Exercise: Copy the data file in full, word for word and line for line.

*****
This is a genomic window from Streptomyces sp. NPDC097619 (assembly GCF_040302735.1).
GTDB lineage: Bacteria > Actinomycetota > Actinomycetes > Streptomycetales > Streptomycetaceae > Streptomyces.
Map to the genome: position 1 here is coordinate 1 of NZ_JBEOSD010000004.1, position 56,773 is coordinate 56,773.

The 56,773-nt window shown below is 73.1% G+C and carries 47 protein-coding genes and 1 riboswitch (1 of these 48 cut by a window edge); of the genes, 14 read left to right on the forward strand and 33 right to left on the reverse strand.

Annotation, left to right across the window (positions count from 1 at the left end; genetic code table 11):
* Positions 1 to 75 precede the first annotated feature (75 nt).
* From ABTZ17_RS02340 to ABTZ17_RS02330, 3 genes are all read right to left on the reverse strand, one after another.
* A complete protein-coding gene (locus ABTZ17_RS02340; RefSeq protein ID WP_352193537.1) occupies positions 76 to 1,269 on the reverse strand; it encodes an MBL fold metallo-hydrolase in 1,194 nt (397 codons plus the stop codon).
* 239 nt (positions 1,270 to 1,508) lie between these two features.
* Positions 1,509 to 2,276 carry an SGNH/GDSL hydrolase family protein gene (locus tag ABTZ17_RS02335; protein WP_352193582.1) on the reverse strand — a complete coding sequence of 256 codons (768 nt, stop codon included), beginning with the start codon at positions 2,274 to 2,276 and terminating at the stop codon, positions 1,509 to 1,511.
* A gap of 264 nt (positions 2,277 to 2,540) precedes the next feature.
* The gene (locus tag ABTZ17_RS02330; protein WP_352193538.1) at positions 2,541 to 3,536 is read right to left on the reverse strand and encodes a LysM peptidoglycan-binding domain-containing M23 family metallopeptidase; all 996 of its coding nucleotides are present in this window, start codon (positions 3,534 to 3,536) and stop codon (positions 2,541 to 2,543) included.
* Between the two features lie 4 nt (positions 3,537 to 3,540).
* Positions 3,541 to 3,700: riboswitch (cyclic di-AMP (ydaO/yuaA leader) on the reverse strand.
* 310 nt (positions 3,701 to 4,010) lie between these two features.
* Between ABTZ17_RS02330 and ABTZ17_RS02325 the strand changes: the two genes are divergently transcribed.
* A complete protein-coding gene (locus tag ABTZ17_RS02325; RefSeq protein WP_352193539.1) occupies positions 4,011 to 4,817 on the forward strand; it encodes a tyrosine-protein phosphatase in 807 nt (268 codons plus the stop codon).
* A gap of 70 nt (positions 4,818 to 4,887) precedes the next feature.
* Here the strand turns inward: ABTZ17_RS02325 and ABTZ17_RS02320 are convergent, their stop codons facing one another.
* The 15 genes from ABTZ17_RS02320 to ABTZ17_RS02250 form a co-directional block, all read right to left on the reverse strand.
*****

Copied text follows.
This is a genomic window from Streptomyces sp. NPDC097619 (assembly GCF_040302735.1).
GTDB lineage: Bacteria > Actinomycetota > Actinomycetes > Streptomycetales > Streptomycetaceae > Streptomyces.
Map to the genome: position 1 here is coordinate 1 of NZ_JBEOSD010000004.1, position 56,773 is coordinate 56,773.

The 56,773-nt window shown below is 73.1% G+C and carries 47 protein-coding genes and 1 riboswitch (1 of these 48 cut by a window edge); of the genes, 14 read left to right on the forward strand and 33 right to left on the reverse strand.

Annotation, left to right across the window (positions count from 1 at the left end; genetic code table 11):
* Positions 1 to 75 precede the first annotated feature (75 nt).
* From ABTZ17_RS02340 to ABTZ17_RS02330, 3 genes are all read right to left on the reverse strand, one after another.
* A complete protein-coding gene (locus ABTZ17_RS02340; RefSeq protein ID WP_352193537.1) occupies positions 76 to 1,269 on the reverse strand; it encodes an MBL fold metallo-hydrolase in 1,194 nt (397 codons plus the stop codon).
* 239 nt (positions 1,270 to 1,508) lie between these two features.
* Positions 1,509 to 2,276 carry an SGNH/GDSL hydrolase family protein gene (locus tag ABTZ17_RS02335; protein WP_352193582.1) on the reverse strand — a complete coding sequence of 256 codons (768 nt, stop codon included), beginning with the start codon at positions 2,274 to 2,276 and terminating at the stop codon, positions 1,509 to 1,511.
* A gap of 264 nt (positions 2,277 to 2,540) precedes the next feature.
* The gene (locus tag ABTZ17_RS02330; protein WP_352193538.1) at positions 2,541 to 3,536 is read right to left on the reverse strand and encodes a LysM peptidoglycan-binding domain-containing M23 family metallopeptidase; all 996 of its coding nucleotides are present in this window, start codon (positions 3,534 to 3,536) and stop codon (positions 2,541 to 2,543) included.
* Between the two features lie 4 nt (positions 3,537 to 3,540).
* Positions 3,541 to 3,700: riboswitch (cyclic di-AMP (ydaO/yuaA leader) on the reverse strand.
* 310 nt (positions 3,701 to 4,010) lie between these two features.
* Between ABTZ17_RS02330 and ABTZ17_RS02325 the strand changes: the two genes are divergently transcribed.
* A complete protein-coding gene (locus tag ABTZ17_RS02325; RefSeq protein WP_352193539.1) occupies positions 4,011 to 4,817 on the forward strand; it encodes a tyrosine-protein phosphatase in 807 nt (268 codons plus the stop codon).
* A gap of 70 nt (positions 4,818 to 4,887) precedes the next feature.
* Here the strand turns inward: ABTZ17_RS02325 and ABTZ17_RS02320 are convergent, their stop codons facing one another.
* The 15 genes from ABTZ17_RS02320 to ABTZ17_RS02250 form a co-directional block, all read right to left on the reverse strand.